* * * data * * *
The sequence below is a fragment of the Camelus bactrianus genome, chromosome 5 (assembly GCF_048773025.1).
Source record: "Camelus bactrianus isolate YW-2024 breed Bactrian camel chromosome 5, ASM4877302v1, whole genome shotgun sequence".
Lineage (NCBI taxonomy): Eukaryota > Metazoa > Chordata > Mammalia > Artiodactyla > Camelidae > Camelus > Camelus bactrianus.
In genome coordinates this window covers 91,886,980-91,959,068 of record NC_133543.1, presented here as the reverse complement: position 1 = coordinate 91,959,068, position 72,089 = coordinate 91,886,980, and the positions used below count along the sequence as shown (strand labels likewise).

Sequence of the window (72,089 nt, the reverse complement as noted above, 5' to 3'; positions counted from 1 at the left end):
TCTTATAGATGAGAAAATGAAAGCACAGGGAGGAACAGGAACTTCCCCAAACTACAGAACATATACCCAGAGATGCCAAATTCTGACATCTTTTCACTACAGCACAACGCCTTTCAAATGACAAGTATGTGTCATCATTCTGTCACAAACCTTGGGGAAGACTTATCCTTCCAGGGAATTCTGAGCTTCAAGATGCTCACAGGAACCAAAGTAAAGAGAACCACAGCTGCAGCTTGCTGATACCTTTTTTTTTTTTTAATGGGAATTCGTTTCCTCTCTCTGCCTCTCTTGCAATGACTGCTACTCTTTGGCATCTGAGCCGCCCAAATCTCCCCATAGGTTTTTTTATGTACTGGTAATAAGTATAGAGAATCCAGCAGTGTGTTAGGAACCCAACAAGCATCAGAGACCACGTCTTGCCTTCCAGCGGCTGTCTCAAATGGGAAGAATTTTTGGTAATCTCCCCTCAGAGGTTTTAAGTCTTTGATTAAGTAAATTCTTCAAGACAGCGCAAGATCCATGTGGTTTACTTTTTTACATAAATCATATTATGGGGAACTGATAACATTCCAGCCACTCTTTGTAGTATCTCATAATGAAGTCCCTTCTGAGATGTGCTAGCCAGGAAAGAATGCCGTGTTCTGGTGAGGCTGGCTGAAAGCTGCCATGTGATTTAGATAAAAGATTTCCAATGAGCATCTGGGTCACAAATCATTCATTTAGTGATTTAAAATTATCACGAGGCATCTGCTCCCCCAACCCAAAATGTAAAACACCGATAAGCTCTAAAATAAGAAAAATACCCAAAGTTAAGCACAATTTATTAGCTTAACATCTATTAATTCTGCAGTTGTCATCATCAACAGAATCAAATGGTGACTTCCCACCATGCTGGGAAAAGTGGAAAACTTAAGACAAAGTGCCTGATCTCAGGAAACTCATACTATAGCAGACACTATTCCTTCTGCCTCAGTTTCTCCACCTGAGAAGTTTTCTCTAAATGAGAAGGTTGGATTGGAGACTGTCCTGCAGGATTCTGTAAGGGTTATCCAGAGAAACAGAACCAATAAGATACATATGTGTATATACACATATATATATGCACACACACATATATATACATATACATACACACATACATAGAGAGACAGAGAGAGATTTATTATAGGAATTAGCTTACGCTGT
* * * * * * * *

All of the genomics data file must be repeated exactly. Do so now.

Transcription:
The sequence below is a fragment of the Camelus bactrianus genome, chromosome 5 (assembly GCF_048773025.1).
Source record: "Camelus bactrianus isolate YW-2024 breed Bactrian camel chromosome 5, ASM4877302v1, whole genome shotgun sequence".
Lineage (NCBI taxonomy): Eukaryota > Metazoa > Chordata > Mammalia > Artiodactyla > Camelidae > Camelus > Camelus bactrianus.
In genome coordinates this window covers 91,886,980-91,959,068 of record NC_133543.1, presented here as the reverse complement: position 1 = coordinate 91,959,068, position 72,089 = coordinate 91,886,980, and the positions used below count along the sequence as shown (strand labels likewise).

Sequence of the window (72,089 nt, the reverse complement as noted above, 5' to 3'; positions counted from 1 at the left end):
TCTTATAGATGAGAAAATGAAAGCACAGGGAGGAACAGGAACTTCCCCAAACTACAGAACATATACCCAGAGATGCCAAATTCTGACATCTTTTCACTACAGCACAACGCCTTTCAAATGACAAGTATGTGTCATCATTCTGTCACAAACCTTGGGGAAGACTTATCCTTCCAGGGAATTCTGAGCTTCAAGATGCTCACAGGAACCAAAGTAAAGAGAACCACAGCTGCAGCTTGCTGATACCTTTTTTTTTTTTTAATGGGAATTCGTTTCCTCTCTCTGCCTCTCTTGCAATGACTGCTACTCTTTGGCATCTGAGCCGCCCAAATCTCCCCATAGGTTTTTTTATGTACTGGTAATAAGTATAGAGAATCCAGCAGTGTGTTAGGAACCCAACAAGCATCAGAGACCACGTCTTGCCTTCCAGCGGCTGTCTCAAATGGGAAGAATTTTTGGTAATCTCCCCTCAGAGGTTTTAAGTCTTTGATTAAGTAAATTCTTCAAGACAGCGCAAGATCCATGTGGTTTACTTTTTTACATAAATCATATTATGGGGAACTGATAACATTCCAGCCACTCTTTGTAGTATCTCATAATGAAGTCCCTTCTGAGATGTGCTAGCCAGGAAAGAATGCCGTGTTCTGGTGAGGCTGGCTGAAAGCTGCCATGTGATTTAGATAAAAGATTTCCAATGAGCATCTGGGTCACAAATCATTCATTTAGTGATTTAAAATTATCACGAGGCATCTGCTCCCCCAACCCAAAATGTAAAACACCGATAAGCTCTAAAATAAGAAAAATACCCAAAGTTAAGCACAATTTATTAGCTTAACATCTATTAATTCTGCAGTTGTCATCATCAACAGAATCAAATGGTGACTTCCCACCATGCTGGGAAAAGTGGAAAACTTAAGACAAAGTGCCTGATCTCAGGAAACTCATACTATAGCAGACACTATTCCTTCTGCCTCAGTTTCTCCACCTGAGAAGTTTTCTCTAAATGAGAAGGTTGGATTGGAGACTGTCCTGCAGGATTCTGTAAGGGTTATCCAGAGAAACAGAACCAATAAGATACATATGTGTATATACACATATATATATGCACACACACATATATATACATATACATACACACATACATAGAGAGACAGAGAGAGATTTATTATAGGAATTAGCTTACGCTGT